And this is the crux of my story, I felt I'd had the best bit taken away from me. It was like someone else unwrapping my christmas present, or telling me the ending of a particularly good film moments before I saw it myself. They had taken my ending away from me. I felt like I'd failed. After all, I'd obviously not been a very good pregnant and now I was being told that I couldn't even deliver him myself, but that I needed a surgeon to do it for me. I was angry, bitter and distraught.
I was angry about the C-Section for years, it wasn't something I felt I would ever get over. I remember still it clouding my enjoyment of my baby for the first few days, until I got out of the hospital and away from these people who had made me fail. I blamed them, I blamed my husband for not installing an upstairs loo in our house, I blamed everyone including myself and in my darkest moments I blamed the baby for not liking it in my womb.
It took me five years before I felt ready to try for another baby. This time I was determined to do it right and have my natural birth. It took some arguing as the automatic response was, no we will just C-Section again, but I stuck to my guns and made them promise that as long as I didn't get ill again then I could have my "normal" labour. I made it to term and baby still didn't want to arrive, and at 41 weeks my blood pressure went sky high again. The doctors admitted me to have another C-Section and I screamed and cried and begged and pleaded, and a really nice doctor said ok, they'd try an induction but that I had to be ready for a C-Section in an emergency. My waters were broken and lo and behold it worked, I went into labour all on my own. Finally, I was getting to experience what every other woman did, contractions! OMG, why was I doing this? They really hurt. Inductions are like accelerating 0-60 in five minutes. Within two hours I was 8 centimetres dilated and in the delivery room experiencing pain like never before. I was quite glad of the epidural at that point. Then nothing, three hours, 8 centimetres, 4 hours, 8 centimetres, and so on until 9 hours later the midwife said I could try to push. OMG, why was I doing? It really hurt. 14 long hours later, after a ventouse and forceps, I finally had my "natural birth". I was a wreck, I spent hours being stitched up afterwards and weeks healing. I couldn't walk properly, my stitches came undone and I had to be stitched again. My healing time wasn't hours, it was weeks. I endured so much pain and although my daughter was wonderful, her birth was definately not the beautiful life affirming experience I'd felt I needed to be a proper mother.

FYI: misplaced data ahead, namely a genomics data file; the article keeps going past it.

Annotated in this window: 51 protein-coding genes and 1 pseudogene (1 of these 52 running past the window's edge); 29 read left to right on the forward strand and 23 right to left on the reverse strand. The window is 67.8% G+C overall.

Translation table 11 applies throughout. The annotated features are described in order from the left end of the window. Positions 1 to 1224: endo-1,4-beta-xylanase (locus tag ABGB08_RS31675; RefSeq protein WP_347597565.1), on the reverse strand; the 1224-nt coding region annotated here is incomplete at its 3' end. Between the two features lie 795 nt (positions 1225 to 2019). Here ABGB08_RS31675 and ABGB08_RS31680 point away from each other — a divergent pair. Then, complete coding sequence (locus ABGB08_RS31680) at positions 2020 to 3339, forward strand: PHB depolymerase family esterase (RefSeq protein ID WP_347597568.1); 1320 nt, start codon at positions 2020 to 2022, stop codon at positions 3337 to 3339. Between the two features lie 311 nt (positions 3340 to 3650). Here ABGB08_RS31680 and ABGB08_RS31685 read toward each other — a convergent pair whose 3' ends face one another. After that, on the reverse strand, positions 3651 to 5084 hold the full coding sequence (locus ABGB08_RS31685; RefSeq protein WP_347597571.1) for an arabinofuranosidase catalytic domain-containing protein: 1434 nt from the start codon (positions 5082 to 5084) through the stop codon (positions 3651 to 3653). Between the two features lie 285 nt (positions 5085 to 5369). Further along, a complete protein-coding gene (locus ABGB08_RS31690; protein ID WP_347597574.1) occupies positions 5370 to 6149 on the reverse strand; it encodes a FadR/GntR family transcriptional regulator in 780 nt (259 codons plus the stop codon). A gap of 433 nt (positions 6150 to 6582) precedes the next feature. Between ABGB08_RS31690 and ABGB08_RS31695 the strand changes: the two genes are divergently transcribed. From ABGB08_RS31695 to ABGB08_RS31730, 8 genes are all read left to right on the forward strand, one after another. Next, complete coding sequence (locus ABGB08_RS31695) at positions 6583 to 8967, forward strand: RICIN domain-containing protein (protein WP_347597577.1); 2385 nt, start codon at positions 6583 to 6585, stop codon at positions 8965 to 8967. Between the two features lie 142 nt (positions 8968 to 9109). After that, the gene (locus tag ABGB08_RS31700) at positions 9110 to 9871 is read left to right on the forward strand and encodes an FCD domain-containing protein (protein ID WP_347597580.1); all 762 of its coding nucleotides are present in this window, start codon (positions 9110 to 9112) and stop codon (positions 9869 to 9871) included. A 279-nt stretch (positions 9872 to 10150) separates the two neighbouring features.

Looking back then, to my first birth I realised in that moment and in the weeks after, that it wasn't the how a baby is born that is important, it is that they are born. That they come out after your body has nurtured them, healthy and ready to live their lives is what is important. That being a mother, is how you look after them for the rest of their days, not how you delivered the baby. I'd wasted so much time, resenting my lack of control in my first delivery, yet, my second delivery, the one I'd yearned for, was far more traumatic and my recovery so much worse. If I ever had another baby I can assure you that I'd be asking for a C-Section at my first antenatal appointment.
So,my if only I'd known is that I should have looked at having my baby by C-Section after being so dreadfully ill as succeeding, or even having a C-Section at all was succeeding, I really would have enjoyed having him so much more. I also should add that it wasn't until my second child, that one of the midwifes told me that although I always thought I was fine in my first pregnancy, my notes said that my levels were so bad when they took me to the operating theatre that morning that they didn't think either I or the baby were going to survive. If only I'd known....
This post is Echoes From My Web's entry into the Aptaclub ‘If Only I’d Known…’ competition”